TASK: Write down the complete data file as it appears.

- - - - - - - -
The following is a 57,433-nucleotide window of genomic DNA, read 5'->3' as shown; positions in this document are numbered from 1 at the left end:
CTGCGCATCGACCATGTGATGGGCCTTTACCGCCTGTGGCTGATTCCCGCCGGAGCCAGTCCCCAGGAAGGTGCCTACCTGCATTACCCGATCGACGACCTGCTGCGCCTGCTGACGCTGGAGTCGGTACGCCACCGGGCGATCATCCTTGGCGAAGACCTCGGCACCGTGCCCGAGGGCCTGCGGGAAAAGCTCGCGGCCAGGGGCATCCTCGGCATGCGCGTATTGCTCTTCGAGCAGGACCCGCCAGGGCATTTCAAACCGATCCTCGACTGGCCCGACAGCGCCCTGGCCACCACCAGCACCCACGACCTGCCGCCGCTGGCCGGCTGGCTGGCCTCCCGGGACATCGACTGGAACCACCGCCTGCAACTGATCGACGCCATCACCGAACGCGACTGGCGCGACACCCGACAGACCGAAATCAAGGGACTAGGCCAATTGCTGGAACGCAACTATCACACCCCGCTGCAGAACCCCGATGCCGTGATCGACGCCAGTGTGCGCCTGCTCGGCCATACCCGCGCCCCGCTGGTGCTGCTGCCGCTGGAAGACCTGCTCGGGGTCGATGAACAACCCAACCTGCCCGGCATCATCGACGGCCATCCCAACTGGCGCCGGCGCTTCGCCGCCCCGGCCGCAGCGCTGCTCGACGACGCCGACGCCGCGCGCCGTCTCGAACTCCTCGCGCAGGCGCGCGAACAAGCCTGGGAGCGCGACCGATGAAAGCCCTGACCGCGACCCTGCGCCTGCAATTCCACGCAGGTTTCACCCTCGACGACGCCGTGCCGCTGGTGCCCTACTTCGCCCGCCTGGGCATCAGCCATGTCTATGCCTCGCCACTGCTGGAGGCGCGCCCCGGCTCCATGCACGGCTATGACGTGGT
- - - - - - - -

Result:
The following is a 57,433-nucleotide window of genomic DNA, read 5'->3' as shown; positions in this document are numbered from 1 at the left end:
CTGCGCATCGACCATGTGATGGGCCTTTACCGCCTGTGGCTGATTCCCGCCGGAGCCAGTCCCCAGGAAGGTGCCTACCTGCATTACCCGATCGACGACCTGCTGCGCCTGCTGACGCTGGAGTCGGTACGCCACCGGGCGATCATCCTTGGCGAAGACCTCGGCACCGTGCCCGAGGGCCTGCGGGAAAAGCTCGCGGCCAGGGGCATCCTCGGCATGCGCGTATTGCTCTTCGAGCAGGACCCGCCAGGGCATTTCAAACCGATCCTCGACTGGCCCGACAGCGCCCTGGCCACCACCAGCACCCACGACCTGCCGCCGCTGGCCGGCTGGCTGGCCTCCCGGGACATCGACTGGAACCACCGCCTGCAACTGATCGACGCCATCACCGAACGCGACTGGCGCGACACCCGACAGACCGAAATCAAGGGACTAGGCCAATTGCTGGAACGCAACTATCACACCCCGCTGCAGAACCCCGATGCCGTGATCGACGCCAGTGTGCGCCTGCTCGGCCATACCCGCGCCCCGCTGGTGCTGCTGCCGCTGGAAGACCTGCTCGGGGTCGATGAACAACCCAACCTGCCCGGCATCATCGACGGCCATCCCAACTGGCGCCGGCGCTTCGCCGCCCCGGCCGCAGCGCTGCTCGACGACGCCGACGCCGCGCGCCGTCTCGAACTCCTCGCGCAGGCGCGCGAACAAGCCTGGGAGCGCGACCGATGAAAGCCCTGACCGCGACCCTGCGCCTGCAATTCCACGCAGGTTTCACCCTCGACGACGCCGTGCCGCTGGTGCCCTACTTCGCCCGCCTGGGCATCAGCCATGTCTATGCCTCGCCACTGCTGGAGGCGCGCCCCGGCTCCATGCACGGCTATGACGTGGT